Intended for healthcare professionals


Entering radiology

BMJ 2010; 341 doi: (Published 29 September 2010) Cite this as: BMJ 2010;341:c5235
  1. Marianna Thomas, specialty trainee year 4 in radiology
  1. 1Radiology Department, Queen’s Medical Centre, Nottingham, UK
  1. marianna{at}


Marianna Thomas gives her take on getting into specialty training in radiology straight from the foundation programme

Radiology is one of the most competitive specialties at specialty trainee (ST) 1 level, with 18 applicants per post. Entry to training has traditionally followed completion of postgraduate medical or surgical examinations. After the introduction of Modernising Medical Careers, however, a small but rising number of individuals have successfully applied directly from the two year foundation programme.

Applying for run-through training

Entering your specialty of choice directly from the foundation programme carries a number of challenges. Limited clinical exposure and lack of postgraduate exam membership may count against you at the shortlisting phase and in the day to day job. The short postgraduate period means less time to embellish your curriculum vitae compared with more senior candidates. Successful application requires a planned targeted approach to address these issues.

How to get shortlisted for interview

Try to think ahead—emergency medicine and intensive care medicine are acute cross specialty disciplines, so experience in either of these specialties will stand you in good stead when you are on call. Try to include these in foundation year 2 job choices.

Find ways to demonstrate commitment to the specialty, such as radiology based audit, research, and publications. Taster weeks provide an excellent opportunity to see the workings of your local department first hand. Attending radiology courses—for example, emergency radiograph interpretation and chest x ray courses—will enhance your clinical practice and demonstrate your interest in the subject. The Society of Radiologists in Training provides an opportunity for non-radiologists to attend and present audit and research. Don’t be afraid to talk to your local radiology department about getting involved with ongoing audits and research.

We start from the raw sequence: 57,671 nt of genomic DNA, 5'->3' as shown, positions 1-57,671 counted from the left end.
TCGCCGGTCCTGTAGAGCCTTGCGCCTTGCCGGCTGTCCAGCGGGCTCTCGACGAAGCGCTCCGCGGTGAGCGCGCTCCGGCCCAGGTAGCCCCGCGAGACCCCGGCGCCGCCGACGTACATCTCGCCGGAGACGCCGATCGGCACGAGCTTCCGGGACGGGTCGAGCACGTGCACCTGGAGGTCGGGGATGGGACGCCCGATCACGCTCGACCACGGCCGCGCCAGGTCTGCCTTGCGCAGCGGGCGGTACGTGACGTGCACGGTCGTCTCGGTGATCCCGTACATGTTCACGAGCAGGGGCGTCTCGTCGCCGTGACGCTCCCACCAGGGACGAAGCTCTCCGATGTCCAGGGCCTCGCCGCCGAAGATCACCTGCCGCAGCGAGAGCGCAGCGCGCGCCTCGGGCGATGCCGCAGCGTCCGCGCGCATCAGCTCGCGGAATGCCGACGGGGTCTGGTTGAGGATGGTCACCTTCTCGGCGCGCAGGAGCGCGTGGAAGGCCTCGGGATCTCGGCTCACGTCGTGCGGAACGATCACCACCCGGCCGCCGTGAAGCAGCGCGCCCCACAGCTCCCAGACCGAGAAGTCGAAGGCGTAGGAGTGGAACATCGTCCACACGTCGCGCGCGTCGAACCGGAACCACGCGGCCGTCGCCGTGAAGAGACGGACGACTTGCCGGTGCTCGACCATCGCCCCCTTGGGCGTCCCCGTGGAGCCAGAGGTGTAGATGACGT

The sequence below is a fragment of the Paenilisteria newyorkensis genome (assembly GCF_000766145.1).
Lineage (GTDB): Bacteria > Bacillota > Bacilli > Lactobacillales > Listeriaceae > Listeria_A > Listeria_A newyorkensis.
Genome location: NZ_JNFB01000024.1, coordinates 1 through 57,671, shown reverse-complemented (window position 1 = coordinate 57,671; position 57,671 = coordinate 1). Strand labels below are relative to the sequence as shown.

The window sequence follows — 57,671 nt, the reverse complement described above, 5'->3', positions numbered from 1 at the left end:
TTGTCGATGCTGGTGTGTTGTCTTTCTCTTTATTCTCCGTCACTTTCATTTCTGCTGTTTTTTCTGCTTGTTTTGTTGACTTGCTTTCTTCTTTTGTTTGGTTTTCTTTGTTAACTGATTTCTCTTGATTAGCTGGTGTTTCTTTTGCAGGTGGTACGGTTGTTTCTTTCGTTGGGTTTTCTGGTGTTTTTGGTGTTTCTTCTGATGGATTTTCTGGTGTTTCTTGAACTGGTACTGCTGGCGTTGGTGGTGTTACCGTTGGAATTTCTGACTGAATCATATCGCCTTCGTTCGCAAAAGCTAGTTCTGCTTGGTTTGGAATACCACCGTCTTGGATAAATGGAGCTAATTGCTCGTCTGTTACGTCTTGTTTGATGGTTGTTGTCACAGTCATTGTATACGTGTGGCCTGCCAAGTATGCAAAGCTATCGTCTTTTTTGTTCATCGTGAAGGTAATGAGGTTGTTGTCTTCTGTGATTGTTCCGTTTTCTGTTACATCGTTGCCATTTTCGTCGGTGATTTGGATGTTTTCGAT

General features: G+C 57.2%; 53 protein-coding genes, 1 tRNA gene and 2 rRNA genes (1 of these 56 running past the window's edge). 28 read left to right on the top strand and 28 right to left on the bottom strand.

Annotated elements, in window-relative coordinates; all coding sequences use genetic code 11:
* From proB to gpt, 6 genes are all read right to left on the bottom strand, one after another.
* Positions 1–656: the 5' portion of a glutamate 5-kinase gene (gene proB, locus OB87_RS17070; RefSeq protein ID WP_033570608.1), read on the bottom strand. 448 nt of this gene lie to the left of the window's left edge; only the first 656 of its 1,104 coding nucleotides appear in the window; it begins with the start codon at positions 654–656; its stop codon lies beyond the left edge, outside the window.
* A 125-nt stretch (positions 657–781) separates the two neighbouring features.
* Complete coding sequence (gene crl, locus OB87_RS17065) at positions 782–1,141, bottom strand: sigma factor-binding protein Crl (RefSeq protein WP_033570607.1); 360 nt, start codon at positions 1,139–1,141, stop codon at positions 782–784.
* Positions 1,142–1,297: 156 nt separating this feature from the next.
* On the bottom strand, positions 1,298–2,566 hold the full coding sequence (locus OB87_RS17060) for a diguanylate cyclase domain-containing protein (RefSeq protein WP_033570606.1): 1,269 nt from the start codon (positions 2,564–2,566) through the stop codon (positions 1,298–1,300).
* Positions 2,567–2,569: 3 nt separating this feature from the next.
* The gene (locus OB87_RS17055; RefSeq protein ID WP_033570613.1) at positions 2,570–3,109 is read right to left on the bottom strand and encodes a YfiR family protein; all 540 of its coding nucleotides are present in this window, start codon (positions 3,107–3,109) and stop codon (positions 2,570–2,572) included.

Points are awarded at shortlisting for postgraduate clinical examinations, even part 1 of the membership of the Royal College of Surgeons (MRCS) or membership of the Royal College of Physicians (MRCP) exams. Having taken these examinations might lead to questions about your commitment to radiology in an interview situation, although most training programmes will appreciate evidence of additional clinical knowledge. Nevertheless, the anatomy component of the MRCS examination will be invaluable for the part 1 fellowship of the Royal College of Radiologists exam, and solid medical knowledge is particularly helpful for part 2a. Either way, you will need to make up ground when starting in radiology so it is important to pick which area you are most interested in, and also consider the fallback options if you do not make it into radiology training at this stage.

There is increasing emphasis on interventional radiology, which has recently been formally approved as a subspecialty. Competency at basic procedures such as chest drain insertion will set you apart from other applicants. Look for local practical procedure training courses and keep a record of the number and details of your cases. Advanced life support is an important part of any medical job, and management of anaphylactic reactions to intravenous contrast is particularly relevant in radiology.

Finally, try to address in your application all points on the person specification, which is freely available from the Modernising Medical Careers website.

How to impress at interview

Addressing the above points will give you a great head start. It is crucial, however, to do your homework about the career structure, exam format, and current issues in radiology. The websites of the Royal College of Radiologists and the Society of Radiologists in Training, and the relevant forum, will equip you with most of the information you will need.

Objective structured clinical examination stations are increasingly common at interview (for example, role play encounters with clinicians and patients; basic x ray interpretation; and management of emergencies). Try to think up likely scenarios and consider how you would approach these.

Interview practice is crucial—ask a senior colleague or radiologist for feedback. On the day, arrive early and dress smartly. If you have not already looked around the department, there may now be an opportunity to do so.

And if it all falls through?

Be prepared to accept other clinical posts before entering radiology if you are unsuccessful at the first attempt. This provides an opportunity to complete postgraduate exams in other specialties, and also enables a short time out of training between shortlisting the following year and the start of radiology specialty training, if desired.

Starting run-through training

The first few months of training represent a steep learning curve and are not representative of the five year programme. You will quickly need to build up your knowledge of physics and anatomy for the part 1 exam and spend time observing and learning techniques. This may feel restrictive at first but improves dramatically through the first year.

Be keen and look for opportunities to learn. Read up on cases, make full use of study leave for plain film interpretation courses, and attend regular teaching sessions.

Further information


  • Competing interests: None declared.

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